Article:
Connect to share and comment
Israeli Prime Minister Benjamin Netanyahu has banned settler housing tenders being issued for the West Bank and east Jerusalem when US President Barack Obama visits this month, a daily newspaper said Friday.
Netanyahu had told officials the suspension did not amount to a freeze in settlement construction, and that it would only be in place up until the end of Obama's trip to avoid embarrassing leaders, Maariv newspaper reported.
In March 2010, Israel sparked the ire of the US administration by announcing, during a visit by Vice President Joe Biden, that 1,600 new homes would be built in the east Jerusalem quarter of Ramat Shlomo.
"According to instructions provided by the prime minister's office to the appropriate officials in the ministries of defence and housing, no new tenders for housing will be issued for these areas in the coming weeks," said Maariv.
"Similarly, projects whose planning has been completed will not be carried out, and all other bureaucratic steps involved in the public tenders will be postponed," it added.
"In telephone conversations which Netanyahu held with officials, it was emphasised that there was no (construction) freeze, but rather a suspension whose purpose is not to embarrass the political establishment during the president's visit."
Netanyahu's office had no immediate comment on the Maariv report.
Later on Friday, privately owned Channel 2 television reported that Netanyahu's coalition negotiator told potential government partners that after forming his new government, Netanyahu would initiate a freeze on all settlement construction outside the major blocs.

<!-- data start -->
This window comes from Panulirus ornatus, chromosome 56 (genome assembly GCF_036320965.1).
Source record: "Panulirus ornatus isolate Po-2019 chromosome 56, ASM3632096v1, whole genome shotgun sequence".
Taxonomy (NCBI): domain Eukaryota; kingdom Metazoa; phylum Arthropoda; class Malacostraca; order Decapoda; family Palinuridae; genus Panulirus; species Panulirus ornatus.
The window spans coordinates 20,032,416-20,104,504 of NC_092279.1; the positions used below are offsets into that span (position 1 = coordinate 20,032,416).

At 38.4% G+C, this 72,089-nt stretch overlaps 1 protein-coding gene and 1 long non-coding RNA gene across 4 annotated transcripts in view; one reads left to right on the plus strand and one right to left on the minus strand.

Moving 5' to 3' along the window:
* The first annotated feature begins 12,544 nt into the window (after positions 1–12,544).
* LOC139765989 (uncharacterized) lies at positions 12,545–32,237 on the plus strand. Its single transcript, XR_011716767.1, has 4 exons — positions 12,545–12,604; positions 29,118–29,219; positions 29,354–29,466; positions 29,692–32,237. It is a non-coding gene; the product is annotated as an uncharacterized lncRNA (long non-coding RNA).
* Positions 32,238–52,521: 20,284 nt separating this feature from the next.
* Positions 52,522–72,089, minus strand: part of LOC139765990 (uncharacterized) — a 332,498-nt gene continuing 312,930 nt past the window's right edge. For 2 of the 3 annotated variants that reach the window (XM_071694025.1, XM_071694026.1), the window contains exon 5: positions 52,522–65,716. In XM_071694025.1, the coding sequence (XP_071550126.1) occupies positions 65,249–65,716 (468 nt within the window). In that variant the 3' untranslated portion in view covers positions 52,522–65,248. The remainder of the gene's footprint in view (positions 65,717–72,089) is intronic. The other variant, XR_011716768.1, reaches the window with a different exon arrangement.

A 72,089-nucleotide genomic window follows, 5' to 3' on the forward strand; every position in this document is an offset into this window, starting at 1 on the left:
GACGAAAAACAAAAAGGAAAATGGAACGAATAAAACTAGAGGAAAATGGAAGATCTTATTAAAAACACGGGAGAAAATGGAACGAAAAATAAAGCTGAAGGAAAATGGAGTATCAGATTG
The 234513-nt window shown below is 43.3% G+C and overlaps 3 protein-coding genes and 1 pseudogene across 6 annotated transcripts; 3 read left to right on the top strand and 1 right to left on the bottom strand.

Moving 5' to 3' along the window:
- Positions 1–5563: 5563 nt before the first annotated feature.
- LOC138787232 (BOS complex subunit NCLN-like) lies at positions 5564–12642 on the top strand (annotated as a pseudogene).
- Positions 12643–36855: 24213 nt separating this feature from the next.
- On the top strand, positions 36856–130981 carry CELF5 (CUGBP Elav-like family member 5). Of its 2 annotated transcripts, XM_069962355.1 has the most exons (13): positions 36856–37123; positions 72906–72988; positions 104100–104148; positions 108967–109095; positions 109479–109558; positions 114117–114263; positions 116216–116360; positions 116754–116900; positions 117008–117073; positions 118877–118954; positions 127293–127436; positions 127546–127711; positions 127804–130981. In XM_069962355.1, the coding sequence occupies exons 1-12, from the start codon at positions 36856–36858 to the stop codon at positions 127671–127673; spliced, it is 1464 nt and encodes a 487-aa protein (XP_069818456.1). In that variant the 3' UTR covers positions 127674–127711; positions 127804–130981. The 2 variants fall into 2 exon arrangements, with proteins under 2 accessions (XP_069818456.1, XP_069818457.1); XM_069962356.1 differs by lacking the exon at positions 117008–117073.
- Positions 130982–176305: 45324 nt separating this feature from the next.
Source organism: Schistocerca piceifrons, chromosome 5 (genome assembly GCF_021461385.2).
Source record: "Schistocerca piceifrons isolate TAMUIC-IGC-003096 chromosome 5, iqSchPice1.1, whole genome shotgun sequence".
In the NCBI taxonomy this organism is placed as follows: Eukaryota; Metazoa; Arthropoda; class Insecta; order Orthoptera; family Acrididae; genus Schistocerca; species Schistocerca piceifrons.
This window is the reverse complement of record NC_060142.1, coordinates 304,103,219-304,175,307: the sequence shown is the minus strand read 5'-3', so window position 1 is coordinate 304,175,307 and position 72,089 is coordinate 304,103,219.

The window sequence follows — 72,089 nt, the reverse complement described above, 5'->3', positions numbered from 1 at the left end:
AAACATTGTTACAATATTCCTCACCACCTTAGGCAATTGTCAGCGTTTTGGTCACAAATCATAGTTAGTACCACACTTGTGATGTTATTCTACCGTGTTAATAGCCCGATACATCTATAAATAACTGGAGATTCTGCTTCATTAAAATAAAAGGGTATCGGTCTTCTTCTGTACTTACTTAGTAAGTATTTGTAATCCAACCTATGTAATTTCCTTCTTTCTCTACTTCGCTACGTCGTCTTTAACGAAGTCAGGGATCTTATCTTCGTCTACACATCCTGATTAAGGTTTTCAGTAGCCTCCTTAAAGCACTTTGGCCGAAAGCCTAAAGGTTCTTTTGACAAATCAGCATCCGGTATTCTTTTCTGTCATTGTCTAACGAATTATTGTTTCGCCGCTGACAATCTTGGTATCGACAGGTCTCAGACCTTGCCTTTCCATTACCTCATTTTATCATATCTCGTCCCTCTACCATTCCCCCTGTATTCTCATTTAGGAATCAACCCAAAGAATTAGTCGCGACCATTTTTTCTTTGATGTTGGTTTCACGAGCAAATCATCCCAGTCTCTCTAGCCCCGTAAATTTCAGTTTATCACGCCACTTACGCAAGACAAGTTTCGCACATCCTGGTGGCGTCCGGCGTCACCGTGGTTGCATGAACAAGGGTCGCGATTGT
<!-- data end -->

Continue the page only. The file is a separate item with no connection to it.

Netanyahu is scrambling to form a new coalition before Obama's visit, over a month after the general elections. On Saturday night, he will be asking President Shimon Peres to afford him an additional two weeks to form a coalition.
Obama is to meet Israeli and Palestinian leaders in Jerusalem and Ramallah during his visit on March 20-22, his first as president.
The White House says Obama has no plans to use the trip to push new proposals to break the more than two-year deadlock in Palestinian-Israeli peace talks.
Palestinian president Mahmud Abbas wants to renew peace talks in tandem with a freeze on Jewish settlement construction with the aim of securing a state along the lines which existed before the 1967 Six-Day War.
Netanyahu has called for a return to direct talks, but without preconditions.
In February 2012, Israeli media reported that Netanyahu had ordered a pause in the construction of new homes in mainly-Arab east Jerusalem to avoid conflict during a visit to the White House.